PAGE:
But how does a lukewarm person just “be zealous”? Isn’t that the problem—not being zealous? No! The problem is not perceiving the disease of which lukewarmness is a symptom. If you think all that you have is a cold, you may not think much of a fever. But if you find out that cancer is causing your fever, suddenly zeal is not a problem. Lukewarmness is a symptom of the cancer of unfaithful unbelief in the soul. If left untreated, it will result in an unspeakably horrible experience: Jesus will spew you out of his mouth (Revelation 3:16)—the one who fights and overcomes.
How does a lukewarm person repent? Don’t wait for some emotional muse. Repent right now! Turn around and get moving in the right direction. Take one step and then another. When it comes to repenting, rarely is our problem not knowing what to do. The Spirit shows us what to do if we want to repent. Our problem is wanting to repent. (To address that problem, read the above paragraph again.)
Grace to the Unfaithful
Jesus’ hard words of warning to the Laodiceans was grace. He wasn’t telling them to earn their salvation by being faithful. He was telling them that lukewarm unfaithfulness might be evidence that they didn’t have saving faith. It was a “you have cancer” moment. And he had the treatment. He was telling them to repent and come back to him for healing. That’s the grace he extends to most of us followers who, like Peter (Luke 22.60–62″ data-version=”esv” data-purpose=”bible-reference”>Luke 22:60–62), fall at some time into the sin of unfaithfulness. Repentance is the evidence of real, if deficient, faith.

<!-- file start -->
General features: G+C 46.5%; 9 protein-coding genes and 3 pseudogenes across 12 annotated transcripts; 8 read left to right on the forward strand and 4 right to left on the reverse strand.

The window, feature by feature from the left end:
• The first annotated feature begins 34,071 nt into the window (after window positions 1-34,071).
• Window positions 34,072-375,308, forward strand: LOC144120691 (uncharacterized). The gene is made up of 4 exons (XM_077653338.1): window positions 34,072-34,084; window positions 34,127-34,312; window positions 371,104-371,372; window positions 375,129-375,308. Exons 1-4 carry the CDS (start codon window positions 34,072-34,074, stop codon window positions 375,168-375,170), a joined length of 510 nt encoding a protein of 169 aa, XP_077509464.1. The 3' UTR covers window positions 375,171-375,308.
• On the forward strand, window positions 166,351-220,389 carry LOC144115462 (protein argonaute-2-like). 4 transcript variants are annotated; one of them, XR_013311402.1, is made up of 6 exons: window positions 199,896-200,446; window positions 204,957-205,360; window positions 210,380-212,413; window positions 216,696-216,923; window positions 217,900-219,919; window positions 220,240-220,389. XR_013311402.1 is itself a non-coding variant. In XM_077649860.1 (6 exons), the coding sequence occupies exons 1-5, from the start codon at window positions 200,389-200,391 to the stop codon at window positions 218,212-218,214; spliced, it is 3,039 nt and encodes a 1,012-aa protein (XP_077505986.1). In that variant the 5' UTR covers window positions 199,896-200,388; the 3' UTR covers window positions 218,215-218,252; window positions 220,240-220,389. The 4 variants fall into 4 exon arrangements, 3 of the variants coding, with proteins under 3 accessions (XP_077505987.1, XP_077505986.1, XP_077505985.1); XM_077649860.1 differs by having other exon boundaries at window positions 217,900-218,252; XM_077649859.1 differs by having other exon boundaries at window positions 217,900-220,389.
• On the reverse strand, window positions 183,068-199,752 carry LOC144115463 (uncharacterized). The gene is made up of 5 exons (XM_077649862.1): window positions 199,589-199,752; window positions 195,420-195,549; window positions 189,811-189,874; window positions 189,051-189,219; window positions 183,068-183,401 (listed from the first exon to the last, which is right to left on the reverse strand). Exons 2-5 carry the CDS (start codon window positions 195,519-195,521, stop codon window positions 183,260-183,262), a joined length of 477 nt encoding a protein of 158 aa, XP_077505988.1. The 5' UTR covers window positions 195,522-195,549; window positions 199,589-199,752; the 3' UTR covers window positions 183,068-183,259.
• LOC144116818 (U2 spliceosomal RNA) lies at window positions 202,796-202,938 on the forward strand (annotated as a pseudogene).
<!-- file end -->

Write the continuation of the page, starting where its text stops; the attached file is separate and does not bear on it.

To remain faithful is not merely a struggle. It is war. To be faithful to God, our spouse, our children, our church and our vocation requires that we fight every day against the indwelling sin that presses us toward compromises. Don’t coddle little compromises. Kill them. Fight the good fight of faith (1 Timothy 6:12) by fighting fiercely for fidelity.
Repentance becomes a holy habit of the faithful fighter. The sin of compromise is always crouching at our door and we must rule over it (Genesis 4:7).
In your thanksgiving, thank God for the grace of his hard words that, in kindness, lead you to repentance (Romans 2:4), repent of any greying of black and fight lukewarmness like the plague.